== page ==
By a 222 to 198 vote, the House approved an amendment that would block the use of federal funds to implement this controversial 2003 policy directive. The amendment was championed by Reps. James Oberstar (D-MN), Jim Leach (R-IA), and John Dingell (D-MI).
"Americans don't want polluted water," said Joan Mulhern, senior legislative counsel for Earthjustice. "Thankfully, the House has shown that they share that sentiment."
"You can't ignore the fact that water – and everything in it – inevitably flows downstream," said Mulhern. "The EPA/Corps policy was based on the ridiculous fiction that pollution dumped in streams, creeks, and wetlands would not make its way into our drinking water and swimming holes. The House has just voted to reject that fiction."
Since 1972, the Clean Water Act has provided federal safeguards against polluting or destroying the rivers, lakes, streams, ponds, coastal areas, and other waters that Americans rely on for drinking water, fishing, recreation, flood protection, fish and wildlife habitat, and many other uses. But in 2003, the EPA and the US Army Corps of Engineers issued a new policy: instead of protecting all of the nation's waters, administrators told field staff that federal protection for some waters were in doubt.
The 2003 policy essentially instructs the agencies' field staff not to enforce Clean Water Act safeguards over certain waters unless they first called agency headquarters and were granted permission to do so. No instructions were issued to get permission before allowing unregulated pollution or destruction of these waters. The EPA itself has estimated that as many as 20 million acres of wetlands – 20 percent of the remaining wetlands in the continental U.S. – are placed at risk of pollution and destruction under the 2003 policy.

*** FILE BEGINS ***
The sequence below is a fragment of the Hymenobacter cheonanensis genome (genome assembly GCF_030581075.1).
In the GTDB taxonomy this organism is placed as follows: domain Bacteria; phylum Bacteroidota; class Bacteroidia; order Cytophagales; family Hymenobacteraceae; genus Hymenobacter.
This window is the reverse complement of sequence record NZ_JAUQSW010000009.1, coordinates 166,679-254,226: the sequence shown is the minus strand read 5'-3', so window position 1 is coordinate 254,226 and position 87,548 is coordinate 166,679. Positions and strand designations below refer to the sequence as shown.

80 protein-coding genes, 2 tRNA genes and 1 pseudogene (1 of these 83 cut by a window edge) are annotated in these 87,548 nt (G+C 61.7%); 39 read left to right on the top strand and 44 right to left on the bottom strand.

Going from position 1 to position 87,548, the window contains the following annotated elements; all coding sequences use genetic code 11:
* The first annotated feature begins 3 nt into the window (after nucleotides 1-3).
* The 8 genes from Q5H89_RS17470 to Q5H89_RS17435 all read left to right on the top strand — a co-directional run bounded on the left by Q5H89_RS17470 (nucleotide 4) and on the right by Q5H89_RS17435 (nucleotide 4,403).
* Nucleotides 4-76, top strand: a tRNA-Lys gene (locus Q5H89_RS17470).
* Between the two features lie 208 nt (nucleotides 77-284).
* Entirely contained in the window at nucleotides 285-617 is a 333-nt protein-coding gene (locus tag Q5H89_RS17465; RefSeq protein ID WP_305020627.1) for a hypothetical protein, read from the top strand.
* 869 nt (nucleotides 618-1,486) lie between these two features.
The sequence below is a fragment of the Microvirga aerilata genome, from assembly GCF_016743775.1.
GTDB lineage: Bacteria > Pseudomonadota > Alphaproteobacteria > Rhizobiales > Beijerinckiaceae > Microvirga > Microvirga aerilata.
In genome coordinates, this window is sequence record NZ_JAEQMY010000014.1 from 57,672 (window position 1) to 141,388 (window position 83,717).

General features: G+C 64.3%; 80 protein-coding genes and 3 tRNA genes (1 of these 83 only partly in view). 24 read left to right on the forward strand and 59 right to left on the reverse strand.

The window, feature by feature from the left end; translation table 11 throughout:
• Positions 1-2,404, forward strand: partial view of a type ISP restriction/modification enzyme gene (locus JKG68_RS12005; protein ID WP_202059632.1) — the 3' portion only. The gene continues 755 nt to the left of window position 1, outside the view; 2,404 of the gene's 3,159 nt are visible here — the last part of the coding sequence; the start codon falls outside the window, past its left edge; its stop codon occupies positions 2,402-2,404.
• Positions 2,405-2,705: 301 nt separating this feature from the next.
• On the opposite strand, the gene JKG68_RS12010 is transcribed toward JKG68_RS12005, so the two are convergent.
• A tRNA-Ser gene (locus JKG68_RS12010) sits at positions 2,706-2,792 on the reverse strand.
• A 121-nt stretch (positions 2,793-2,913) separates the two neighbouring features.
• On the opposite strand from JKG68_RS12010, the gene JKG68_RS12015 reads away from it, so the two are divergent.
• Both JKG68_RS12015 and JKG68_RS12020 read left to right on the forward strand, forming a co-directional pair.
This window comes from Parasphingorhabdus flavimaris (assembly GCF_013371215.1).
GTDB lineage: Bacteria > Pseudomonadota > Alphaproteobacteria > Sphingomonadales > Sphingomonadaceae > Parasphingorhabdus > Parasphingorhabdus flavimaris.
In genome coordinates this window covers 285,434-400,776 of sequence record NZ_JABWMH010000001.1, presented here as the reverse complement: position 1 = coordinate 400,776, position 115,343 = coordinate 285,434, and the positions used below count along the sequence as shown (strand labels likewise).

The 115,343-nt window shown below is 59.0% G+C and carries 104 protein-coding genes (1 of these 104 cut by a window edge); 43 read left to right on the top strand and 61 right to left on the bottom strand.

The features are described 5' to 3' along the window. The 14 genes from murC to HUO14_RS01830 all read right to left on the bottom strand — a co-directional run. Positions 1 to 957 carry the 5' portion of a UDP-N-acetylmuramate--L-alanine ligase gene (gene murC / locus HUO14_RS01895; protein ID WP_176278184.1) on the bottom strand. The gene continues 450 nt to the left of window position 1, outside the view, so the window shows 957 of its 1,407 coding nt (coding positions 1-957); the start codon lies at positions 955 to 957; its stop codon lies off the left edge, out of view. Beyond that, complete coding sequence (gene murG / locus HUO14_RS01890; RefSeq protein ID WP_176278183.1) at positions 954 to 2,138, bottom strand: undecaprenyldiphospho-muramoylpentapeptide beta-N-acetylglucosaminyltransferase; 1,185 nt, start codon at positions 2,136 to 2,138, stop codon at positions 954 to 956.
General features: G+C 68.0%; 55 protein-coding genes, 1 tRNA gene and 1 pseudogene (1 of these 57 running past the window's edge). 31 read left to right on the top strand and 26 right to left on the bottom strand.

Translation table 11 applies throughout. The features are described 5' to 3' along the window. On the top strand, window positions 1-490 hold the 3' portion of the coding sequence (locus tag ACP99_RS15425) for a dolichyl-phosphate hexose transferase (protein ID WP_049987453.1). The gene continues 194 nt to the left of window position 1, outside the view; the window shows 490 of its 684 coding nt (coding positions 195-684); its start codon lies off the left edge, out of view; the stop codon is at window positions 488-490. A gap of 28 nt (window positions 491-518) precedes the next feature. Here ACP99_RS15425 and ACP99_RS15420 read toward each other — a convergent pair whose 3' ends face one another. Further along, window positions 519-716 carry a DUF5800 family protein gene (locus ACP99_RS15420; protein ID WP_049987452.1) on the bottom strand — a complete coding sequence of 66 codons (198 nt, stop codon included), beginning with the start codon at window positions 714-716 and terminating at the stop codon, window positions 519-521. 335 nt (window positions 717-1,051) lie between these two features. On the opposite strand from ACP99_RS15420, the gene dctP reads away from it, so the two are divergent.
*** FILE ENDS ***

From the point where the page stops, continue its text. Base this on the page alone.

Since 2003, the agencies have issued thousands of decisions declaring that certain wetlands, ponds, streams, and even rivers are no longer "waters of the United States" and could be polluted or destroyed at will. The agencies have reported making thousands of these "no jurisdiction" determinations. By contrast, in only about a dozen cases have field staff applied to headquarters asking that waters be protected from pollution.